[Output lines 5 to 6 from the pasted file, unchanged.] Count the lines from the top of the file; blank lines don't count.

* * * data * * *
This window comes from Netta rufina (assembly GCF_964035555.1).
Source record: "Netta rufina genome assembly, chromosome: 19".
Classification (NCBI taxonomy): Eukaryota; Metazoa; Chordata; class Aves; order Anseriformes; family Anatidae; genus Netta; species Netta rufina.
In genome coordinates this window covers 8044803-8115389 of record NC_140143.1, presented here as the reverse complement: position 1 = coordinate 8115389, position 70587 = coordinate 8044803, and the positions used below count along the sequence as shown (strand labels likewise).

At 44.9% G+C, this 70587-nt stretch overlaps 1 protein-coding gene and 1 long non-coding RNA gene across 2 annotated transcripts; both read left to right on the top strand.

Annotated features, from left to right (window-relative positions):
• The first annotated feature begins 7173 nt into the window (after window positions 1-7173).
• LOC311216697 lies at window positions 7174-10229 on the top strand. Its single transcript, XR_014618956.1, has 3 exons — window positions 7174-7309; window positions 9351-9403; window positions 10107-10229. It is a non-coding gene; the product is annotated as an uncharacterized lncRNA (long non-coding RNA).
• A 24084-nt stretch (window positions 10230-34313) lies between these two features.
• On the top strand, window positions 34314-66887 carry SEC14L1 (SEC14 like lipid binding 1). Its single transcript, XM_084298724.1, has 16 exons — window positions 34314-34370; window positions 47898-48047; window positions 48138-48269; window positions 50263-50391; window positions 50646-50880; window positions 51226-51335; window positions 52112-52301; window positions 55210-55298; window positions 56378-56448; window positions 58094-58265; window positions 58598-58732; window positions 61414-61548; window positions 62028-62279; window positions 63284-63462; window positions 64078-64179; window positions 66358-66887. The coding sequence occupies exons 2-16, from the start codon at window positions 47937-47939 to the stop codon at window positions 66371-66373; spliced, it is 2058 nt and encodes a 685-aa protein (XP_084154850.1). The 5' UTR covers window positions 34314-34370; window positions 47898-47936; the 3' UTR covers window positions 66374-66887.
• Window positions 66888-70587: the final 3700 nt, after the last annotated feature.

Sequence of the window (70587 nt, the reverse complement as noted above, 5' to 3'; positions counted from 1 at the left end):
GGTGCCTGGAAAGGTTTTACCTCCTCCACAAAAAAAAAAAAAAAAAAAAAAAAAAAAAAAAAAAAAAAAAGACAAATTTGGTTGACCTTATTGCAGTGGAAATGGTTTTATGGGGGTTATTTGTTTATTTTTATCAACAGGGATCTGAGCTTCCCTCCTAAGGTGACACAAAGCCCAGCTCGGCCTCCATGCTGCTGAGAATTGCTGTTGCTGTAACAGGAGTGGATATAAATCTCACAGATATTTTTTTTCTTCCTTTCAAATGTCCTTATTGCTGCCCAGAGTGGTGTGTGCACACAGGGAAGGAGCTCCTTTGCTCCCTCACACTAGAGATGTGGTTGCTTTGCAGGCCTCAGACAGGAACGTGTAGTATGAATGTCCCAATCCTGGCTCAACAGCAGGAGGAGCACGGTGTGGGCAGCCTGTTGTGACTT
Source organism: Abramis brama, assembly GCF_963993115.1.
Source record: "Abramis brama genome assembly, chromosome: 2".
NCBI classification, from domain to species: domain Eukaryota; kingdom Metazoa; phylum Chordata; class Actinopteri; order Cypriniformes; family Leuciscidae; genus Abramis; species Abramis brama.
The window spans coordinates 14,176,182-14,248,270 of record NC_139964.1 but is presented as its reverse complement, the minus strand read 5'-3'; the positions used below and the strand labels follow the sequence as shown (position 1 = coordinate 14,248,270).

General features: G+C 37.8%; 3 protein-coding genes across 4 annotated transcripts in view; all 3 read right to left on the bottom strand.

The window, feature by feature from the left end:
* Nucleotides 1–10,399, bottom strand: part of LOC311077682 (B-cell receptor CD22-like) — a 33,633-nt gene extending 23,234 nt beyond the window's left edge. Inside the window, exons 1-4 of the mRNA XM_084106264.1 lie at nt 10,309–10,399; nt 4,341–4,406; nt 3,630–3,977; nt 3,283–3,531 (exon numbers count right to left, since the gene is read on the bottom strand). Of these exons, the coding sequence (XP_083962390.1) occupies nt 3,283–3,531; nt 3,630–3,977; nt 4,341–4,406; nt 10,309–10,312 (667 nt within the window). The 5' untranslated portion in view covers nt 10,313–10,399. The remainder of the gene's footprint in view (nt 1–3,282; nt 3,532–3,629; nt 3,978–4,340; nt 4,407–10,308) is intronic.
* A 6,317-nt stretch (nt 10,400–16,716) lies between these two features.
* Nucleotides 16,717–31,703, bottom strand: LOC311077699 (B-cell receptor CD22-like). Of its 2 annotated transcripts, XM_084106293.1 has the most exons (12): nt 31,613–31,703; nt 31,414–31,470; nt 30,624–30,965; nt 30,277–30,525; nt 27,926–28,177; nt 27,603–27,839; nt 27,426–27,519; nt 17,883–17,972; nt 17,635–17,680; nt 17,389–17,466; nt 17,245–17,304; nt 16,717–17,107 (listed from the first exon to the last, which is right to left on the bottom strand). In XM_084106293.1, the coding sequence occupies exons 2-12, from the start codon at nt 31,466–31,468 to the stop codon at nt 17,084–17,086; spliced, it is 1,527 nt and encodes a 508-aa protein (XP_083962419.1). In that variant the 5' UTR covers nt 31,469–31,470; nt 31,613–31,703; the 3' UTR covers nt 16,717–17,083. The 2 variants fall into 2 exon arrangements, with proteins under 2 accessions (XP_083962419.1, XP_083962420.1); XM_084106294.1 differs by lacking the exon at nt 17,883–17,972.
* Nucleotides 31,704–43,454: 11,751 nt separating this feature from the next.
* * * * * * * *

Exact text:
At 44.9% G+C, this 70587-nt stretch overlaps 1 protein-coding gene and 1 long non-coding RNA gene across 2 annotated transcripts; both read left to right on the top strand.

Annotated features, from left to right (window-relative positions):